TWILLEY: Cathie’s first blue breakthrough came when she tried to breed a tomato that had super high levels of these healthy anthocyanins as well as regular lycopene. And her tomato turned out blue.

MARTIN: So it’s really—it’s really a royal blue, and when you cut the tomatoes open, then everyone goes, wow. I’m looking forward to making a Royal Bloody Mary.

TWILLEY: I will be honest, looking at the photos, Cathie’s blue tomatoes are actually more indigo. I hate to say it but they’re about as blue as a blueberry. Still very pretty though.

GRABER: But because of those royal blue or maybe more indigo-y tomatoes, Cathie started to meet with companies that were interested in better natural blue food dye.

TWILLEY: Which is when she realized that a really bright blue was kind of a holy grail for natural food coloring. And so she started trying to make one using her favorite chemicals, anthocyanins.

MARTIN: So you can extract natural blues, say from cornflower or delphinium, but they don’t have a very long, shelf life, you know, at high pH and under normal conditions. You have to keep them frozen. Otherwise, the color disappears within about a day.

GRABER: Cathie and her colleagues looked through about 40 or 50 species of blue flowers—at one point her post doc was investigating delphiniums from his mom’s garden—and then finally they found the winner.

MARTIN: This wonderful plant called butterfly pea. I’m not going to call it by its scientific name, by the way because its scientific name is Clitoria ternatea. And it does look like a clitoris. So that’s why it’s called that. And you can edit that out.

GRABER: Why would we edit that out?

MARTIN: Uh, yeah, we could call it butterfly pea.

TWILLEY: Yeah, the butterfly pea, or Clitoria ternatea, looks like—well, it looks like what it sounds like, except that it’s a really deep intense blue.

MARTIN: You can buy it through Amazon to make a beautiful blue tea, you know, you can just put the, the dried leaf material into your Nespresso machine and you can get the blue tea coming out.

GRABER: The clitoria flower—I just like saying its scientific name—it’s actually used to make tea in Thailand, and it’s used in dishes in southeast Asia as well.

TWILLEY: With some work, Cathie figured out how to extract the blue from the clitoria flower and then turn it into crystals to make it more stable. And then she started using it to color food!

MARTIN: We had some very nice cupcakes and ice cream. Ice cream’s really good.

GRABER: And, based on photos, actually blue. The biggest hurdle is just growing enough of the flowers to meet industry demand—Cathie says a company in Spain is working on that.

TWILLEY: Apparently this blue is fully kosher, and quite stable in most applications but it can’t do everything.

MARTIN: I don’t think it would, it wouldn’t create a blue in a soda, you know, because that pH is very low, so it would change to a red color. Yeah, it’s not, it’s not good for fizzy drinks with, with rather low pH.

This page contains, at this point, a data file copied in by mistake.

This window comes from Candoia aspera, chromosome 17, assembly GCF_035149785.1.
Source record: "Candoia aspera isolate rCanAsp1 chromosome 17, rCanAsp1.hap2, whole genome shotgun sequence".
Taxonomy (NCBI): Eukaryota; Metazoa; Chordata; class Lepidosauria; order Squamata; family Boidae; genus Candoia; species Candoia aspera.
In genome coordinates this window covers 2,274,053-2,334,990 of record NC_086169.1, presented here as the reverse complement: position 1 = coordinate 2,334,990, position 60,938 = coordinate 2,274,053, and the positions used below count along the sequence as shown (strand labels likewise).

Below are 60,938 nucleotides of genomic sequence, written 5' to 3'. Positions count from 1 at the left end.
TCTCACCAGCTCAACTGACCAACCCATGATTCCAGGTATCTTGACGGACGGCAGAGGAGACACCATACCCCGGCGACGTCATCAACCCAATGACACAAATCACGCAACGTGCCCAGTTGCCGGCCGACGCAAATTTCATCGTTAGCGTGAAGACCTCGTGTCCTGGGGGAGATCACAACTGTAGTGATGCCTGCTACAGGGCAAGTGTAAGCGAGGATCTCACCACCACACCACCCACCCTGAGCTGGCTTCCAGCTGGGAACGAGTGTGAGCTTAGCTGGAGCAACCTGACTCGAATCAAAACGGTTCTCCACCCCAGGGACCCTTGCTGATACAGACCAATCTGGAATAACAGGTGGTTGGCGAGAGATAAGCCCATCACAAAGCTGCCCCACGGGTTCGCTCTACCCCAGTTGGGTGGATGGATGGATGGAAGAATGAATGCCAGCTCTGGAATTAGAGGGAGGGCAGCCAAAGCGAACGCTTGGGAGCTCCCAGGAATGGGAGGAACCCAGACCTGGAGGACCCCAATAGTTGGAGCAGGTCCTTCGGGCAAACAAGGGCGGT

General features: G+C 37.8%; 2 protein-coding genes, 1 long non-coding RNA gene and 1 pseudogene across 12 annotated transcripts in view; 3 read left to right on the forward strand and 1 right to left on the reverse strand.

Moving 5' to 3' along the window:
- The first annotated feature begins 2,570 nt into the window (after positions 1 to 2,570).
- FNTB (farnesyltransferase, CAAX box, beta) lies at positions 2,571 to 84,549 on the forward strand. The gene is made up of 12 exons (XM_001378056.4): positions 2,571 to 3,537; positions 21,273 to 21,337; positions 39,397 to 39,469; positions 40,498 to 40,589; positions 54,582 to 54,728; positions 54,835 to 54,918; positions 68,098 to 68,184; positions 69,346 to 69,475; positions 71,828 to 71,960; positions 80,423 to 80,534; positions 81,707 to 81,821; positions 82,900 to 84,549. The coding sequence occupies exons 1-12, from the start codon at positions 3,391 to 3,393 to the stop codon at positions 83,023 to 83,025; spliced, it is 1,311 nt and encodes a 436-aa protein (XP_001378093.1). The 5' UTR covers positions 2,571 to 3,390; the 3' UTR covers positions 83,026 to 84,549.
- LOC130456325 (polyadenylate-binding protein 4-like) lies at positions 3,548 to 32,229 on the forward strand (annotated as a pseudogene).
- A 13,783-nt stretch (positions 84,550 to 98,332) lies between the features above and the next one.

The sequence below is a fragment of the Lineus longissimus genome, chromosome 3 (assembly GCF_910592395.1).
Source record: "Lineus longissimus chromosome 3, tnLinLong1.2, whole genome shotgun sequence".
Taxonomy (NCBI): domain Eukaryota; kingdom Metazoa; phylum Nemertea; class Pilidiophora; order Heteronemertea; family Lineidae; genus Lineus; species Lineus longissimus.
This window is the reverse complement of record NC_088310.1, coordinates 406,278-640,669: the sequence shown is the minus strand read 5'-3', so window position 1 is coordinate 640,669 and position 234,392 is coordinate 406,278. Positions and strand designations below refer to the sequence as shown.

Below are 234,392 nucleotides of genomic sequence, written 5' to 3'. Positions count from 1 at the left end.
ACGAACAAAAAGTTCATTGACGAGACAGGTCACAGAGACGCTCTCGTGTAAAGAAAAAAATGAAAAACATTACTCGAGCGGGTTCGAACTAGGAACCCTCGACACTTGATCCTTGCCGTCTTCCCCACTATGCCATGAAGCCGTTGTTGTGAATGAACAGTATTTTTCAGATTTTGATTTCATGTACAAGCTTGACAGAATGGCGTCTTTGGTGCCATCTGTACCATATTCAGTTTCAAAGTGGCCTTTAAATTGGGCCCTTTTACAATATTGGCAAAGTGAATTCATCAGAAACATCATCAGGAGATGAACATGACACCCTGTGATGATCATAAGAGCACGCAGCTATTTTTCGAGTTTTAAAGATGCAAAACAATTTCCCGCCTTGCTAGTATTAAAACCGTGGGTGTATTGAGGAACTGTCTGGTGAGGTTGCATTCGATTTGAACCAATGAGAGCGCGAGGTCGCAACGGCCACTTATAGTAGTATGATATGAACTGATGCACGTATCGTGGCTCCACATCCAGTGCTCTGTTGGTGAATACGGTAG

GRABER: Cathie does think she and other scientists might be able to improve the color and make it even more useful—and she thinks using these types of natural colors based on anthocyanins is a good way to get even more of that beneficial chemical into our diets.

TWILLEY: So one thing that’s curious is that raspberries—yes, my favorite berry again—they are a good natural source of anthocyanins … but regular raspberries are red. Maybe a little bluish tint to the red, but not the electric blue of… blue raspberry.

BERENSTEIN: I mean every, all of us, everybody, I would wager that everybody in the United States, who grew up in the United States has a pretty good idea of what blue raspberry is of the kind of electric turquoise color of rocket pops or Icees or Jolly Ranchers and the kind of like acid tang of it and the way that it dyes your tongue. I think that’s one of the best parts of it, right? That you eat this blue candy and then your tongue is this lurid shade of turquoise purple.

GRABER: As we mentioned earlier, Nadia Berenstein is a flavor historian, but as a side hustle she has spent a lot of time trying to figure out how raspberries, at least the fake ones, became blue.

BERENSTEIN: And usually there’s a story about blue raspberry, or the history of it that gets repeated often and it basically goes like this: that in the early 1970s, FDA started to become concerned about the toxicity or the potentially harmful effects of a approved and commercially available and widely used dye

TWILLEY: A widely used dye called Red No. 2. This is the story we just told you in our red section.

GRABER: And as you know, Red No. 2 was used in all sorts of treats, especially those that were flavored to taste like cherries and raspberries. And then it was banned.

BERENSTEIN: Another dye that was available in the market but was rarely used alone was Blue No. 1. And Blue No. 1 is the color of what we now know is blue raspberry. It’s that kind of crazy electric blue. And so, either Flavor Ice, right, this a maker of kind of frozen slushy ice particles in plastic sleeves or Icee in the early Seventies decided to forgo the red coloring and make their raspberry flavor with only Blue No. 1. And from then on, it took off and became a sensation.